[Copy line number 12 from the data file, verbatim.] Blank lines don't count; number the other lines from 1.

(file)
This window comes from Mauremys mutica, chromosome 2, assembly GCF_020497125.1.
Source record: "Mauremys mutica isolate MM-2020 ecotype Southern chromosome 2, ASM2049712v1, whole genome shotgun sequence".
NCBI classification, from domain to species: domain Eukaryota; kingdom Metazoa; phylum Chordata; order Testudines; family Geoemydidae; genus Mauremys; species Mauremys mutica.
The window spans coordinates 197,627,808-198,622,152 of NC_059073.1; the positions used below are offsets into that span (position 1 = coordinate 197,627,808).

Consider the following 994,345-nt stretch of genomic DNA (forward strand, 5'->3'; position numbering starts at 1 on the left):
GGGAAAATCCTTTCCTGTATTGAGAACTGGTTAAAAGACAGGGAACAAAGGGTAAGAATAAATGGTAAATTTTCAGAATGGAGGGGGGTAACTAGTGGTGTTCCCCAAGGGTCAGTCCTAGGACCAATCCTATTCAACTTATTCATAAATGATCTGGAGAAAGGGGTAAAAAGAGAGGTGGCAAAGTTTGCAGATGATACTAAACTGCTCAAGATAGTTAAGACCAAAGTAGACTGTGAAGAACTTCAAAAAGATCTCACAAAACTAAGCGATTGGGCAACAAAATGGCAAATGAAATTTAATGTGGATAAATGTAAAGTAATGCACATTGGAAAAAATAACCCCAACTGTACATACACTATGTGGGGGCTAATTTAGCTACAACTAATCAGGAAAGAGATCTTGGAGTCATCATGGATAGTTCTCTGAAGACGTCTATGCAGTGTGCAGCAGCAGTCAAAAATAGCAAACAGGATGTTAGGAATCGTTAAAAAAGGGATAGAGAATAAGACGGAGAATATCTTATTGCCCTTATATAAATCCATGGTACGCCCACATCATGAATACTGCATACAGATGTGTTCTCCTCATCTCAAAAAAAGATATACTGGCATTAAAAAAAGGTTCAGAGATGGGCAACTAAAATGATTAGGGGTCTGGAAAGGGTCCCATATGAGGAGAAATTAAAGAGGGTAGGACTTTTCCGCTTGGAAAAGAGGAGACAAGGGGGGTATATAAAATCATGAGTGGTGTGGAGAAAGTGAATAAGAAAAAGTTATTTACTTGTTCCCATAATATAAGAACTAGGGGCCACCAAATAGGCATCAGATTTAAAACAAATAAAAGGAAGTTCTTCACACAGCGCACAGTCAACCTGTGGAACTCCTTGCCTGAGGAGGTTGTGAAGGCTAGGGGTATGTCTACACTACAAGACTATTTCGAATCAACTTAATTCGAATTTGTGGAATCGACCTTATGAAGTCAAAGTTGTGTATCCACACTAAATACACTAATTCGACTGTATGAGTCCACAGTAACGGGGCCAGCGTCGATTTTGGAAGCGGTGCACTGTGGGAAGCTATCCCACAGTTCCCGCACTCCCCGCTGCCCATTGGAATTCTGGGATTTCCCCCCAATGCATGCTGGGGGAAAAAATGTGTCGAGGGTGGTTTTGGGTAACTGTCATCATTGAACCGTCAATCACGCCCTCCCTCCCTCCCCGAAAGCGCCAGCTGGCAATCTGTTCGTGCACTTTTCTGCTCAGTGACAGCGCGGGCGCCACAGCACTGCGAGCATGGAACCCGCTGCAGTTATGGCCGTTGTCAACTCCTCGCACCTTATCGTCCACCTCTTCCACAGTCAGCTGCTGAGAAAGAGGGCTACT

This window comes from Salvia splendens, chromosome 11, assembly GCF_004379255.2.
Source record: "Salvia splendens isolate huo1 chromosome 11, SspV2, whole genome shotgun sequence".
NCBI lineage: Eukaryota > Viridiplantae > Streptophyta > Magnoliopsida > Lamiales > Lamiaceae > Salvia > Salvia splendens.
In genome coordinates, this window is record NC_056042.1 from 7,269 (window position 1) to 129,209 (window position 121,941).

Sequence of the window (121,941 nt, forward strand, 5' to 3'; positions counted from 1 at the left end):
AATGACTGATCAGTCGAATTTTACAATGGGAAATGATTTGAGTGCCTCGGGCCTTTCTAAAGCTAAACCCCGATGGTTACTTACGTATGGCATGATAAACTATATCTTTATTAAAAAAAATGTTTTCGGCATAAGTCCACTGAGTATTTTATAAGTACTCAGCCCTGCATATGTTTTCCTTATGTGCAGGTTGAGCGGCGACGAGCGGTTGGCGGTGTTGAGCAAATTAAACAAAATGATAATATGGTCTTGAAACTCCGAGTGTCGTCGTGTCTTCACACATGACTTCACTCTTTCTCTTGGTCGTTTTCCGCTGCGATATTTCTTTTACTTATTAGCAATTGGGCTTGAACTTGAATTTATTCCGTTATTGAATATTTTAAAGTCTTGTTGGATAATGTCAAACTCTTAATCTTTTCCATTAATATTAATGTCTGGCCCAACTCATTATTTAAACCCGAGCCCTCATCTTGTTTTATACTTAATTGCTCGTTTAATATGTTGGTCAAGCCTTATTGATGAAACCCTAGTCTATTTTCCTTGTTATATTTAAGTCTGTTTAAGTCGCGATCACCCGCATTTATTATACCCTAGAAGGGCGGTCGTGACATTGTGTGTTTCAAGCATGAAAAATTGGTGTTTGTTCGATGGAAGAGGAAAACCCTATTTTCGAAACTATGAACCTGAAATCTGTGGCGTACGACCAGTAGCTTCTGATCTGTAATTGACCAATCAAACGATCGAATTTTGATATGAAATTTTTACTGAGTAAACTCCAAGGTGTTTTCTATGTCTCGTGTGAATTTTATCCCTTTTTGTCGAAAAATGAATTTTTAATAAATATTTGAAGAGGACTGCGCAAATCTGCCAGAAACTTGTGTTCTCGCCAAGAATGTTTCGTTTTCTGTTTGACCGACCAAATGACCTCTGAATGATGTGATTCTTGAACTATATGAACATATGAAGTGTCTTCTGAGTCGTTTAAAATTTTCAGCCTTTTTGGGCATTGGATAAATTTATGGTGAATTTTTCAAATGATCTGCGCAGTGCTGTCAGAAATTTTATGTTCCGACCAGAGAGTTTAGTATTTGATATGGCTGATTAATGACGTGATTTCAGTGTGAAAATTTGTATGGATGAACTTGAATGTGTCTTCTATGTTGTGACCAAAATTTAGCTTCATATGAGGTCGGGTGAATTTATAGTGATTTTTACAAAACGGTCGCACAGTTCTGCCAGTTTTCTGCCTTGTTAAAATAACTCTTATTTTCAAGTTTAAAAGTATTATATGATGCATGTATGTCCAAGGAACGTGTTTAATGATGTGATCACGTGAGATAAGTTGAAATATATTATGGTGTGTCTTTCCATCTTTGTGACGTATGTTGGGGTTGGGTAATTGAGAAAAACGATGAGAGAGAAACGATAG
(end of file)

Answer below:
AATGACTGATCAGTCGAATTTTACAATGGGAAATGATTTGAGTGCCTCGGGCCTTTCTAAAGCTAAACCCCGATGGTTACTTACGTATGGCATGATAAACTATATCTTTATTAAAAAAAATGTTTTCGGCATAAGTCCACTGAGTATTTTATAAGTACTCAGCCCTGCATATGTTTTCCTTATGTGCAGGTTGAGCGGCGACGAGCGGTTGGCGGTGTTGAGCAAATTAAACAAAATGATAATATGGTCTTGAAACTCCGAGTGTCGTCGTGTCTTCACACATGACTTCACTCTTTCTCTTGGTCGTTTTCCGCTGCGATATTTCTTTTACTTATTAGCAATTGGGCTTGAACTTGAATTTATTCCGTTATTGAATATTTTAAAGTCTTGTTGGATAATGTCAAACTCTTAATCTTTTCCATTAATATTAATGTCTGGCCCAACTCATTATTTAAACCCGAGCCCTCATCTTGTTTTATACTTAATTGCTCGTTTAATATGTTGGTCAAGCCTTATTGATGAAACCCTAGTCTATTTTCCTTGTTATATTTAAGTCTGTTTAAGTCGCGATCACCCGCATTTATTATACCCTAGAAGGGCGGTCGTGACATTGTGTGTTTCAAGCATGAAAAATTGGTGTTTGTTCGATGGAAGAGGAAAACCCTATTTTCGAAACTATGAACCTGAAATCTGTGGCGTACGACCAGTAGCTTCTGATCTGTAATTGACCAATCAAACGATCGAATTTTGATATGAAATTTTTACTGAGTAAACTCCAAGGTGTTTTCTATGTCTCGTGTGAATTTTATCCCTTTTTGTCGAAAAATGAATTTTTAATAAATATTTGAAGAGGACTGCGCAAATCTGCCAGAAACTTGTGTTCTCGCCAAGAATGTTTCGTTTTCTGTTTGACCGACCAAATGACCTCTGAATGATGTGATTCTTGAACTATATGAACATATGAAGTGTCTTCTGAGTCGTTTAAAATTTTCAGCCTTTTTGGGCATTGGATAAATTTATGGTGAATTTTTCAAATGATCTGCGCAGTGCTGTCAGAAATTTTATGTTCCGACCAGAGAGTTTAGTATTTGATATGGCTGATTAATGACGTGATTTCAGTGTGAAAATTTGTATGGATGAACTTGAATGTGTCTTCTATGTTGTGACCAAAATTTAGCTTCATATGAGGTCGGGTGAATTTATAGTGATTTTTACAAAACGGTCGCACAGTTCTGCCAGTTTTCTGCCTTGTTAAAATAACTCTTATTTTCAAGTTTAAAAGTATTATATGATGCATGTATGTCCAAGGAACGTGTTTAATGATGTGATCACGTGAGATAAGTTGAAATATATTATGGTGTGTCTTTCCATCTTTGTGACGTATGTTGGGGTTGGGTAATTGAGAAAAACGATGAGAGAGAAACGATAG